The inflammatory cells infiltrate the anterior and posterior chambers, the iris, and the ciliary body. The iris is extremely swollen with the accumulation of epithelioid cells (Fig. 2A, B). Depigmentation, pigment dispersion, and pigment phagocytosis also are observed in some of the lesions (see Fig. 2B). 7

Figure 2.
Figure 2.:
Histological findings in an eye with autoimmune disease induced by immunization of TRP1 peptide. (A) Hematoxylin-eosin-stained section of the anterior segment of the eye at 16 days after immunization. Many inflammatory cells have infiltrated the anterior and posterior chamber. Iris is markedly thickened by infiltration of inflammatory cells and epithelioid cells. (Original magnification ×200.) (B) Toluidine blue–stained section of iris from same eye as is depicted in (A). Some depigmentation, pigment dispersion, and pigment phagocytosis in the iris are observed. (Original magnification ×400.) (C) Hematoxylin-eosin-stained section of posterior segment of a severely affected eye 16 days after immunization. Serous retinal detachment and infiltration of inflammatory cells into vitreous, subretinal space, and choroid are observed. Choroid is markedly thickened, and accumulation of granulomatous lesions composed of epithelioid cells is observed. Depigmentation of the retinal pigment epithelium and choroid is observed in some inflammatory lesions. Retina is relatively well preserved except for some degenerative changes of the outer segment. (Original magnification ×200.) (D) Hematoxylin-eosin-stained section of severely affected eye 48 days after immunization. Depigmentation of the choroid and some RPE cells is observed. Retina exhibits mild gliosis. (Original magnification ×200.) (E) Toluidine blue–stained section of same eye depicted in (G). Depigmentation, pigment dispersion, and granulomatous lesions consisting of epithelioid cells that phagocytized the pigment are observed. (Original magnification ×400.) (F) Hematoxylin-eosin-stained section of moderately affected eye 16 days after immunization. Markedly thickened choroid with epithelioid cells is observed. Retina is preserved almost intact. (Original magnification ×200.) (G) Toluidine blue–stained section of same eye depicted in (F). Many epithelioid cells are observed in markedly thickened choroid. Pigment dispersion, depigmentation, and pigment phagocytosis also are observed. (Original magnification ×400.) (H) Hematoxylin-eosin-stained section of normal eye in pigmented rat. (Original magnification ×200.)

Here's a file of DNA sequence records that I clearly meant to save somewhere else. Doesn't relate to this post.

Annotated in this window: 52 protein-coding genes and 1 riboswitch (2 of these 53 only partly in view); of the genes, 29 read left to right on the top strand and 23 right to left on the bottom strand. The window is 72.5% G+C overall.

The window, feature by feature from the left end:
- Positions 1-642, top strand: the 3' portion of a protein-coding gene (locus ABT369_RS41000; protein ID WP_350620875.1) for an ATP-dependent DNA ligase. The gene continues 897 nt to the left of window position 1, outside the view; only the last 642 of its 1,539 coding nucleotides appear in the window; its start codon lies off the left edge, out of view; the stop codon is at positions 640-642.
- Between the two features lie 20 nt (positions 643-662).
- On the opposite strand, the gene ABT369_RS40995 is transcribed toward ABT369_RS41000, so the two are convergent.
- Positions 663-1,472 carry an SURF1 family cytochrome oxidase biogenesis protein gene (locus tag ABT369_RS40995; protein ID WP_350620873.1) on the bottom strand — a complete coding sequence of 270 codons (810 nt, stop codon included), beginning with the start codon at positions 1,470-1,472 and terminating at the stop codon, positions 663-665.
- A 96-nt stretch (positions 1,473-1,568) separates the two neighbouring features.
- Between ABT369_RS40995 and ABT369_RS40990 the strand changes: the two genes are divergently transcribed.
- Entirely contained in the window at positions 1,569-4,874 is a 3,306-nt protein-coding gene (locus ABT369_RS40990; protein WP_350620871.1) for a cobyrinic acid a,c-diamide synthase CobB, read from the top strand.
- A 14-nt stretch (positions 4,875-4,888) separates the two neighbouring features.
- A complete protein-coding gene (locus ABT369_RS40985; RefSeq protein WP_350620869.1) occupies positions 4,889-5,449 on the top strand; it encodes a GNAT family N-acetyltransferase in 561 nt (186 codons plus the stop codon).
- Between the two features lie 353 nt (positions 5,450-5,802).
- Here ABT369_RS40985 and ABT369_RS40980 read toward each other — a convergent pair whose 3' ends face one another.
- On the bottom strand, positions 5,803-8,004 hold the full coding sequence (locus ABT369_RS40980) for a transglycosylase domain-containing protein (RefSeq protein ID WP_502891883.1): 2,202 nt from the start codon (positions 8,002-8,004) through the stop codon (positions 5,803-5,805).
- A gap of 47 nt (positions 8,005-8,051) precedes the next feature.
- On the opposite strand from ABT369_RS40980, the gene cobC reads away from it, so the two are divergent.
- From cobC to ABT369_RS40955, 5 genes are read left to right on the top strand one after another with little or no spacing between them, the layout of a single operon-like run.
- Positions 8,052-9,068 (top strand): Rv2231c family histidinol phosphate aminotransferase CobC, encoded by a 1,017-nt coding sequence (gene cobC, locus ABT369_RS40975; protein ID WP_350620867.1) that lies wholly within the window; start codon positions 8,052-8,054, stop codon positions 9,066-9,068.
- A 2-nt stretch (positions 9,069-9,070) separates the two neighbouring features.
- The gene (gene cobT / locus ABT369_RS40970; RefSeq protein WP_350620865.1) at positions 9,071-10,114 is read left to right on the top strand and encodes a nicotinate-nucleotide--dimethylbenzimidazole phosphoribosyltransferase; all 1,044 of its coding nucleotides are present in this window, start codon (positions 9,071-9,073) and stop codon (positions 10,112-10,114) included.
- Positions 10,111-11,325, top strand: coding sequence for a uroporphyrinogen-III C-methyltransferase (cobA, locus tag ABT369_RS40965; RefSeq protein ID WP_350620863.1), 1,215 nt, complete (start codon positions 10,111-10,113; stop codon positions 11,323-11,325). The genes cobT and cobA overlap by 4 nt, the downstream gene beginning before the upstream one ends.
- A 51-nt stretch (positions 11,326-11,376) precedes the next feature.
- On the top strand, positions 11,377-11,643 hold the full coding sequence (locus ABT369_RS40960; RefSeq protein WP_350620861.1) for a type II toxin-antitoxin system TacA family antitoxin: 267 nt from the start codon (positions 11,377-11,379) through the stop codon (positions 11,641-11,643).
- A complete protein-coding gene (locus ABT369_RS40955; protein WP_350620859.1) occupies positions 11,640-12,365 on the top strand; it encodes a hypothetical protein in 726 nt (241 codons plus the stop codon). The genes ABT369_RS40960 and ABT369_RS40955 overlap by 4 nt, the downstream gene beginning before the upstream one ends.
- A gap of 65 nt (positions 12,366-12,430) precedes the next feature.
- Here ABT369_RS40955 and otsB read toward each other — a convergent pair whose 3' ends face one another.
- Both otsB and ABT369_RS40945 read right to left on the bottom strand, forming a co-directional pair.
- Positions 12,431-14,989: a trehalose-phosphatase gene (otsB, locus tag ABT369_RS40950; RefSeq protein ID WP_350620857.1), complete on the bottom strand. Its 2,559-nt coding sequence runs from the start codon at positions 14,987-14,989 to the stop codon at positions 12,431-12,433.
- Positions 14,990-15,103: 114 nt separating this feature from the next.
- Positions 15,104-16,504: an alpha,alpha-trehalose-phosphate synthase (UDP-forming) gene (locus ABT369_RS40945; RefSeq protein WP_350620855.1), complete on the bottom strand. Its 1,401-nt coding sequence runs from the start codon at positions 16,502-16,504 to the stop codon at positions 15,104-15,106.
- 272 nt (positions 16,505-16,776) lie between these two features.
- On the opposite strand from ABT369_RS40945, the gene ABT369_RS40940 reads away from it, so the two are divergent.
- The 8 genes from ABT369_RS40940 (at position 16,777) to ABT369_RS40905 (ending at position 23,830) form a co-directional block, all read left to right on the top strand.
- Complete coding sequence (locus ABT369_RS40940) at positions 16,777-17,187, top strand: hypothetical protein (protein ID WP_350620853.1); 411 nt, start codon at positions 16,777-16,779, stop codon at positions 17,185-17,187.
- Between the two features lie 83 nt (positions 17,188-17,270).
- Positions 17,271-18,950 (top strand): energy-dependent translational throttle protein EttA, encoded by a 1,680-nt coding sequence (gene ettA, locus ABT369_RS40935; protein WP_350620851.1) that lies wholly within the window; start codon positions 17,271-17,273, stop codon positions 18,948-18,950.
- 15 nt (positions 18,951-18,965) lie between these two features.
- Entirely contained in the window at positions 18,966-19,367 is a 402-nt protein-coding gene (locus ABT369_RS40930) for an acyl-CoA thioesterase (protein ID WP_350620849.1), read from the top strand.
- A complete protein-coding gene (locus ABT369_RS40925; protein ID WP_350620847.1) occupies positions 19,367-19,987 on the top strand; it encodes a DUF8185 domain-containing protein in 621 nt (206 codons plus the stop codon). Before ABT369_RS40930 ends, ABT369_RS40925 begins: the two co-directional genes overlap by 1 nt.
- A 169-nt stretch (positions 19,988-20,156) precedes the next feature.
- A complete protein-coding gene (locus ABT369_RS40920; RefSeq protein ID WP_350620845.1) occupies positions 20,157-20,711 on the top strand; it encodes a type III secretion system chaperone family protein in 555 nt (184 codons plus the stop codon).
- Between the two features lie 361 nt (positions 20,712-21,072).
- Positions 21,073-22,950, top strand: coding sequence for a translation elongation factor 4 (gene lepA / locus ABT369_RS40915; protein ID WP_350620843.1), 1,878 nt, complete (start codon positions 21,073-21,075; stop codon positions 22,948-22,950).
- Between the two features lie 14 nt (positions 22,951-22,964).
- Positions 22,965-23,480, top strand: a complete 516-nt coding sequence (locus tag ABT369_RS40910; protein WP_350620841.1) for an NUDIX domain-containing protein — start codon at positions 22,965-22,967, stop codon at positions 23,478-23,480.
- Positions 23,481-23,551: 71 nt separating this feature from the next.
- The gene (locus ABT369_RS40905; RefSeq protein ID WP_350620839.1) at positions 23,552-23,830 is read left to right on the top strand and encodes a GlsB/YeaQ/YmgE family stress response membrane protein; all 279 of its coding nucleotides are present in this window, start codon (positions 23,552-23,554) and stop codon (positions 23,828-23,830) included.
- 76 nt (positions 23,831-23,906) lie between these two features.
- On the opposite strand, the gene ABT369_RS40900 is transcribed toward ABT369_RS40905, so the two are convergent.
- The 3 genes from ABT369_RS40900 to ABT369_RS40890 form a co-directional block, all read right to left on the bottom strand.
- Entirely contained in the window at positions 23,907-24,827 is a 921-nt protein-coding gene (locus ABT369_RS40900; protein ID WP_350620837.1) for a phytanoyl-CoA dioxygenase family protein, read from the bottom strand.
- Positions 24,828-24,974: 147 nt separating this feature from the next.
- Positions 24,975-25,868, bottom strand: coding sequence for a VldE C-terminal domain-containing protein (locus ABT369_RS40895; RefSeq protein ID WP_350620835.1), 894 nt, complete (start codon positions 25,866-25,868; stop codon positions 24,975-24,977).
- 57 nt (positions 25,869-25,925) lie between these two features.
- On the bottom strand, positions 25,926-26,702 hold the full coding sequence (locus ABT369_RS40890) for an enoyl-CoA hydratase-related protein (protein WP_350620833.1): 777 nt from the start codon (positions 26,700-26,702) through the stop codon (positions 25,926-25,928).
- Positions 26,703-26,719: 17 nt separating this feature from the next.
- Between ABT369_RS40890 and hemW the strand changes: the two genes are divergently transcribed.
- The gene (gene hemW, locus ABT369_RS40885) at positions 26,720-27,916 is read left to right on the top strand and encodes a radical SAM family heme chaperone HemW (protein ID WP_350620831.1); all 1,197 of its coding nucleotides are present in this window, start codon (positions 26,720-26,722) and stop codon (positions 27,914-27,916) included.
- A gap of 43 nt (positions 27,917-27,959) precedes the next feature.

In severely affected eyes, the retina is detached from the retinal pigment epithelium (RPE), and inflammatory cells infiltrate the choroid, subretinal space, and vitreous. The retina is relatively well preserved except for a slight shortening and degenerative changes of the outer segments of the photoreceptors. Numerous epithelioid cells accumulate in the choroid and on the RPE cells (see Fig 2C). 7

In severe cases at 24 to 48 days after immunization, the rod order segment is shortened, and the outer nuclear layer is mildly affected. The depigmented and granulomatous lesions contain epithelioid cells that have phagocytized the pigment in the choroid and on the RPE (see Fig 2D, E). Bruch's membrane and the RPE are disorganized, and the architecture of the choroid and RPE are lost in some lesions (see Fig 2E). These granulomatous changes of the RPE resemble the Dalen-Fuchs nodules seen in human VKH disease. The number of pigment granules in the choroid and RPE cells decreases, which leads to the sunset-glow type of fundus (see Fig 2D, E). 7

Even in moderately affected eyes, there is marked thickening of the choroid by epithelioid cells, although the retina is fairly well preserved (see Fig 2F, G). In some lesions, depigmentation, pigment dispersion, and pigment phagocytosis are observed in the choroid (see Fig 2G). All these findings are observed in rats immunized with the peptides derived from tyrosinase, TRP1 and TRP2. 7 The fundus of a normal, untreated pigmented rat is shown in Figure 2H.

Histological Findings of Extraocular Organs